Over the short four years of my career, I’ve learned many lessons about business, management, engineering, sales, and human nature. I’ve also learned a ton about myself – mostly through failure. Failure is terrible in the moment but there’s (almost) always a lesson buried in the misery.

In the beginning, the lessons came early and often, and I did a great job of writing them down. I had this notebook in my desk. I would pull it out when we lost a project or when my manager did something I would rather avoid doing in the future. It was a great habit, but at some point it fizzled out… I only have lessons up to the end of year one.

In those notes, there’s a lot of thought about selling better so we can beat the competition. I’ve always been territorial about my work, and I’ve always made a big stink about hating competitors. Each job they stole was holding back my career and personal development. Each customer they stole had to have been fooled by their trickery. Silly.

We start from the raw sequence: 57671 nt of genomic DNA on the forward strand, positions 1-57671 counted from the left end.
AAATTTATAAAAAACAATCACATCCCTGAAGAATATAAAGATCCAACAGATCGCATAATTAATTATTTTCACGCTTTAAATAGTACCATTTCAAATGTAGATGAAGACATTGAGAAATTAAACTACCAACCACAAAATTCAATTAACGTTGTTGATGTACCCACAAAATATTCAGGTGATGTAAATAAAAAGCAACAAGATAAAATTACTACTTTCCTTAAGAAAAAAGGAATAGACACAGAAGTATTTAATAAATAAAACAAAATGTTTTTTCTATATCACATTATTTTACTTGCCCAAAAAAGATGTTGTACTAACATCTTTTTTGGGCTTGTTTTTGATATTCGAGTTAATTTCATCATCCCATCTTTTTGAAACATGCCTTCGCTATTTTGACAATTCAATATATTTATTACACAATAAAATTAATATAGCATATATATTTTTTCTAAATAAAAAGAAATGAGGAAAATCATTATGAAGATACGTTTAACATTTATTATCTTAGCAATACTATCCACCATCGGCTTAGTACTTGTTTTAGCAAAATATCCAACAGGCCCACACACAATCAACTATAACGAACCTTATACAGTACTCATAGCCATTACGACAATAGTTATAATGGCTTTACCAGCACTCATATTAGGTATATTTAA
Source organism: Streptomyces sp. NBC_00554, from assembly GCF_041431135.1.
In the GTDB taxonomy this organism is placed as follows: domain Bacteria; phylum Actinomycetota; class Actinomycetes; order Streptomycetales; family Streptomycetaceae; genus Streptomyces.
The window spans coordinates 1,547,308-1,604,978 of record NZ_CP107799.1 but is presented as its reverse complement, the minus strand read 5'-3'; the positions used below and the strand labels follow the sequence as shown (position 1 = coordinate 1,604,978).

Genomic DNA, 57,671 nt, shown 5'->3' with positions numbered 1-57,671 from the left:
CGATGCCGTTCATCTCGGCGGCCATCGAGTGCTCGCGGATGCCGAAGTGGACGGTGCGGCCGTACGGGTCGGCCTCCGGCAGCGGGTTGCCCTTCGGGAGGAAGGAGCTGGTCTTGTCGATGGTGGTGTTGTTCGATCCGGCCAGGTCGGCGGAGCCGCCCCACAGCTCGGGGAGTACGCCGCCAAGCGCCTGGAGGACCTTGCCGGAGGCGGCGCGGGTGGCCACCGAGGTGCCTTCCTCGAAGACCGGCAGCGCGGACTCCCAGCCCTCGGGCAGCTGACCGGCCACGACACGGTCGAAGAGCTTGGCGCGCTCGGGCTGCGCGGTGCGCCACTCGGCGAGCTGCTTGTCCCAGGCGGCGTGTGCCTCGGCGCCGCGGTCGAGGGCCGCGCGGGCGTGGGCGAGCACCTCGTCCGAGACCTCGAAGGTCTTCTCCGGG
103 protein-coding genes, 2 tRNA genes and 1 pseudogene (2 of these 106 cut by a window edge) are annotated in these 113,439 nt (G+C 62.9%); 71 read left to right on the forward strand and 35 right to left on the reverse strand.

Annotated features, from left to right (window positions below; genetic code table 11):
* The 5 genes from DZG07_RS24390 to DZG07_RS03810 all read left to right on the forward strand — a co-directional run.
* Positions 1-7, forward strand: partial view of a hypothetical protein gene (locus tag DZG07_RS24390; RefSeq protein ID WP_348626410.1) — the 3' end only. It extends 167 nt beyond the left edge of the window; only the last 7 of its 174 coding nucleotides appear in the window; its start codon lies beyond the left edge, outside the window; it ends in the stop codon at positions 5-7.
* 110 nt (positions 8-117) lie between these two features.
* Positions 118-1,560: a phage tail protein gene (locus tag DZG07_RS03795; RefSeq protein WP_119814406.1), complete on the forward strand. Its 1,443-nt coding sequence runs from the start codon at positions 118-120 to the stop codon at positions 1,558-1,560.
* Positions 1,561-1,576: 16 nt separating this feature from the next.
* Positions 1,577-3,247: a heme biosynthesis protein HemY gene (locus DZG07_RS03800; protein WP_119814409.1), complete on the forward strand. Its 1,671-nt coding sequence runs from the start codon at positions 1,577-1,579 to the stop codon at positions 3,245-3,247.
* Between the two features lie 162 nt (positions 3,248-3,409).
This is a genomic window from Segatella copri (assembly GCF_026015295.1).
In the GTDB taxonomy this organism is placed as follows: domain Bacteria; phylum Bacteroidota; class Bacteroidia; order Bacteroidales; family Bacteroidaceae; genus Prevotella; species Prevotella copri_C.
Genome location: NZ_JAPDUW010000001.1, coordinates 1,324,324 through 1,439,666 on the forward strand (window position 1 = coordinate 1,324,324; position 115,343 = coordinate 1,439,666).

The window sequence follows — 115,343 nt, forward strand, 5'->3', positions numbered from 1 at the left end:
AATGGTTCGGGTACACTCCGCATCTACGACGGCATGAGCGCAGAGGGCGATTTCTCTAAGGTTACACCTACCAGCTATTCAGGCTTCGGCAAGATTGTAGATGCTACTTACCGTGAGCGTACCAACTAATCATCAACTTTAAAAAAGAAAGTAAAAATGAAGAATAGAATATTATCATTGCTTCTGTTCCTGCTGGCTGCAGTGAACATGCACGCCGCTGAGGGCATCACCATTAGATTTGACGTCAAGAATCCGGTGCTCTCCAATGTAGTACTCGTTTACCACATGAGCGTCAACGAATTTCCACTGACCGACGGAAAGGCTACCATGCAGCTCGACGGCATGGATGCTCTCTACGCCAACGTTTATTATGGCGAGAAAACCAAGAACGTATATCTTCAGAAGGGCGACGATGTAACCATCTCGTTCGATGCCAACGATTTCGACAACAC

Fast forward to today – I’m on a new team with very few direct competitors. It’s a great feeling, but I can still feel myself grasping for someone to hate. I’ve realized, mostly through the influence of reading Peter Thiel’s Zero to One, that my grasping is completely irrational.

Competition is for losers. If each employee in a company is obsessed with their competitors for career advancement, then the firm itself will by default become obsessed. Then you’ve lost focus on what actually matters.

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